She's been shooting the Remington reduced loads both for practice & hunting and they do recoil a lot less than full power loads.  It seems to me that the regular 7-08 140 gr loads have a little less felt or percieved recoil than a friends 25-06 and it does use a short action.  Also I wouldn't hesitate for a second over using a 7-08 for elk & similar sized game especially using premium 140 grain ammo.  I can't say that about the 25-06 or 243.

    I'm a big fan of the 260 also.  It and the 7-08 are pretty much two peas in a pod.  I bought a Remington Model 7 in 260 for my oldest daughter & if it'd come with a left hand bolt I might just have stolen it from her.

    Whichever rifle you choose, consider two things. 1) let your daughter be a part of the process in picking the rifle (she probably couldn't care a wit about caliber she'll shooting but will care a lot about shooting a rifle she likes).  2) Don't saddle a youth or lighter weight rifle with some monstrous 4X12 multi-adjustable long range sniper scope.  Put on a fixed 4X or 6X scope (if you can fing one) or a nice light 2X7 variable.  You might like all those bells & whistles (might even think you need them) but they'll just confuse a young shooter & add distractions that just aren't needed.

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    thanks

    thanks for help and wisdom.Has any one shot new TC rifles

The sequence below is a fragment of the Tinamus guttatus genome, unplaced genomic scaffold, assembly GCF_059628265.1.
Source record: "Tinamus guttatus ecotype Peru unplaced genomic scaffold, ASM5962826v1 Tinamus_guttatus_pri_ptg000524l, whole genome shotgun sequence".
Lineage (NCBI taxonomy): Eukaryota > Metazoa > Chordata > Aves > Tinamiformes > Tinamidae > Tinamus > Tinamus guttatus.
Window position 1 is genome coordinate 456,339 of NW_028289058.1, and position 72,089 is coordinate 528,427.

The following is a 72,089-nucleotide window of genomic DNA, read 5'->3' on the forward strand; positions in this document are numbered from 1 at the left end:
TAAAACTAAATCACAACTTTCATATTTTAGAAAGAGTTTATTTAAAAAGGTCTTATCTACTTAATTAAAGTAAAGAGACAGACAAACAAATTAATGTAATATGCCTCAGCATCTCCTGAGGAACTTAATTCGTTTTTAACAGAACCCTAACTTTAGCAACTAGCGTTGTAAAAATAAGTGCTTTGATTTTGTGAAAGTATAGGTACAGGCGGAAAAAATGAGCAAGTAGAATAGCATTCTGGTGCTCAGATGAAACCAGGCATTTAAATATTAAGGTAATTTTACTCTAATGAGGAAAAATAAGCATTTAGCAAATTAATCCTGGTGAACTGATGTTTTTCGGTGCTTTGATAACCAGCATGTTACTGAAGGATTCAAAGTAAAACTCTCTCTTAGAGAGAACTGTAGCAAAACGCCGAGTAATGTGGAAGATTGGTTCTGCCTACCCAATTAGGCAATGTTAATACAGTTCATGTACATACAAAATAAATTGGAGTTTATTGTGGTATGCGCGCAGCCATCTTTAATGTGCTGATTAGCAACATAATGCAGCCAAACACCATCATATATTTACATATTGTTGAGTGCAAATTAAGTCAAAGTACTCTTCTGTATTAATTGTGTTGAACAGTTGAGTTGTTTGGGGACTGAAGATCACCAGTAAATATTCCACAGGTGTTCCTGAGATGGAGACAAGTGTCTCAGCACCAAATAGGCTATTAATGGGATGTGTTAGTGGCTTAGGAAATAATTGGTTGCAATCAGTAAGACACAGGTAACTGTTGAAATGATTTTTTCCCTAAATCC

WesternHunter's picture
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    I've always thought so

    Hal Fast wrote:

    Whichever rifle you choose, consider two things. 1) let your daughter be a part of the process in picking the rifle (she probably couldn't care a wit about caliber she'll shooting but will care a lot about shooting a rifle she likes).  2) Don't saddle a youth or lighter weight rifle with some monstrous 4X12 multi-adjustable long range sniper scope.  Put on a fixed 4X or 6X scope (if you can fing one) or a nice light 2X7 variable.  You might like all those bells & whistles (might even think you need them) but they'll just confuse a young shooter & add distractions that just aren't needed.

    The 2nd part of that advice can also apply to many seasoned male hunters using large caliber rifles as well.Dancing

    SoCoKHntr's picture
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    Well

    WesternHunter wrote:

    Hal Fast wrote:

    Whichever rifle you choose, consider two things. 1) let your daughter be a part of the process in picking the rifle (she probably couldn't care a wit about caliber she'll shooting but will care a lot about shooting a rifle she likes).  2) Don't saddle a youth or lighter weight rifle with some monstrous 4X12 multi-adjustable long range sniper scope.  Put on a fixed 4X or 6X scope (if you can fing one) or a nice light 2X7 variable.  You might like all those bells & whistles (might even think you need them) but they'll just confuse a young shooter & add distractions that just aren't needed.

    The 2nd part of that advice can also apply to many seasoned male hunters using large caliber rifles as well.Dancing

    Well golly gee willikers what a sage piece of wisdom. After all if one heads to the hills with anything larger then a 270 they are surely foolish. Dancing Confused lol